Remake of West Side Story Delivers for New Generation


Photo courtesy of Google Images

Ben Schlotman, Reporter, Co-Editor

While it has become common for audiences to complain about the frequency of remakes and sequels in Hollywood, there are some remakes that easily match or even surpass their original source material by approaching it in their own unique way. 

Musicals have also gotten a bad rap. I often hear the complaint that everything grinds to a halt for the characters to sing and dance, and that it feels unrealistic. In the best musicals, however, musical sequences move the plot along while also serving as an impressive spectacle for the audience to gawk at, much like an explosive action set piece. 

2021’s West Side Story, nominated for Best Picture, announces itself as a new take on the old tale from the first shot. It takes us into the area in New York that would soon become Lincoln Center, bringing gentrification to the forefront of the film’s themes—the neighborhood that our characters live in is about to be demolished to make way for the iconic arts center. Along with other modernizations, such as a character who was initially portrayed as a tomboy instead being portrayed as transgender; this lends it urgency and makes it more relevant to modern audience. 

The opening scene is fairly similar to that in the original, following the Jets as they patrol around the neighborhood. The Jets are a Polish street gang who feud with a Puerto Rican street gang, the Sharks, for control of the turf. At the end of the opening number, they get into a fight and plan to resolve their issues with a rumble. After this, the Jets’ leader, Riff, played brilliantly by Mike Faist, goes to his friend Tony for help in the war against the Sharks. Tony, played by Ansel Elgort (an actor recently accused of sexual assault), has just been released from prison and works for a Puerto Rican store owner played by Rita Moreno, who played a different role in the original film. 

Tony reluctantly agrees to go to a dance at a local gym where the Polish and Puerto Rican youths are expected to mingle. In the introduction to this dance scene, director Steven Spielberg and his frequent collaborator, cinematographer Janusz Kamiński, begin to demonstrate their staggering talent, amassed over the course of their two lengthy careers.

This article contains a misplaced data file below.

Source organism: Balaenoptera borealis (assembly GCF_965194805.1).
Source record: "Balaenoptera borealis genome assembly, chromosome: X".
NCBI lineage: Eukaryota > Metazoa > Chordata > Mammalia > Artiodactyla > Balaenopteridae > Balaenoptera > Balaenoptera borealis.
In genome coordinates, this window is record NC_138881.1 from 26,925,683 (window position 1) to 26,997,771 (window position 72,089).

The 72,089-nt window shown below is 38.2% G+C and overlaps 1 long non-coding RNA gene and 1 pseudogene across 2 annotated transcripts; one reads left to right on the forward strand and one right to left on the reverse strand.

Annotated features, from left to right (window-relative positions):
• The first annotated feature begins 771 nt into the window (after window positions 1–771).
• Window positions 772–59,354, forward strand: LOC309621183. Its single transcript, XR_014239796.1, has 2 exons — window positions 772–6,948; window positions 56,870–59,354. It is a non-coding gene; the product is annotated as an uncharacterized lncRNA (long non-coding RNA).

The camera brings us into the scene in one unbroken take, a shot that’s impressive but never so showy it distracts from the story. Spielberg captures the movement of the dance beautifully, and effectively sets up between the dynamic of the dance. Even at a social gathering, there is a tension between the Jets and the Sharks that occasionally erupts into small conflicts. The contrast between the outbreaks of fighting and the elegant dance numbers that surround them emphasizes the central problem facing the kids. They don’t know how to be kids. The tragedy of West Side Story is that young life is wasted on pointless, petty conflicts because the young men in the gangs have nothing in their lives but that. 

It would be difficult to cover the rest of the movie without entering into spoiler territory, so in case you aren’t familiar with the story, go watch it and come back! 

At this dance, Tony meets María, the sister of the Puerto Rican gang’s leader, Bernardo. The two instantly form a connection and dance behind the bleachers where they can hide from their friends and family who might judge. When they come out, Tony gets into a fight with Bernardo, and from here on out it’s obvious that their relationship will never work. As Tony tries to explain that his intentions were good, and they were just dancing, Bernardo only grows more aggressive. From the very first moment, the love between our two leads only leads to violence. 

The best sequence in the whole movie is the rendition of “Dear Officer Krupke,” in which the Sharks imagine explaining to the policeman who patrols the neighborhood exactly why they are the way they are. While the tone of the song is satirical (the lyrics include “My parents treat me rough/With all their marijuana/They won’t give me a puff”), there is an underlying tone of real anger and sadness. The setting of the number is moved from a street corner to the inside of a police station, and the boys seem to have a ball trashing it. This lighthearted dance gives us the sense that the boys are exercising their rare opportunity to have fun, when so much of their time is wasted on petty turf wars. 

The devastating ending of West Side Story, with 3 of the main characters lying dead on the slick New York pavement, drives home the reason that the story is being remade to begin with. It’s also the reason it has endured since Shakespeare himself wrote it in the form of Romeo and Juliet

Of course, audiences have always loved spectacular dance sequences and stirring romance, but West Side Story  is about more than just that. It’s about how the world makes young people bitter and angry. Sometimes this makes those young people prone to falling in love far too fast, an attempt to escape from their harsh reality. Occasionally, though, it drives them to violence with soul-shaking consequences.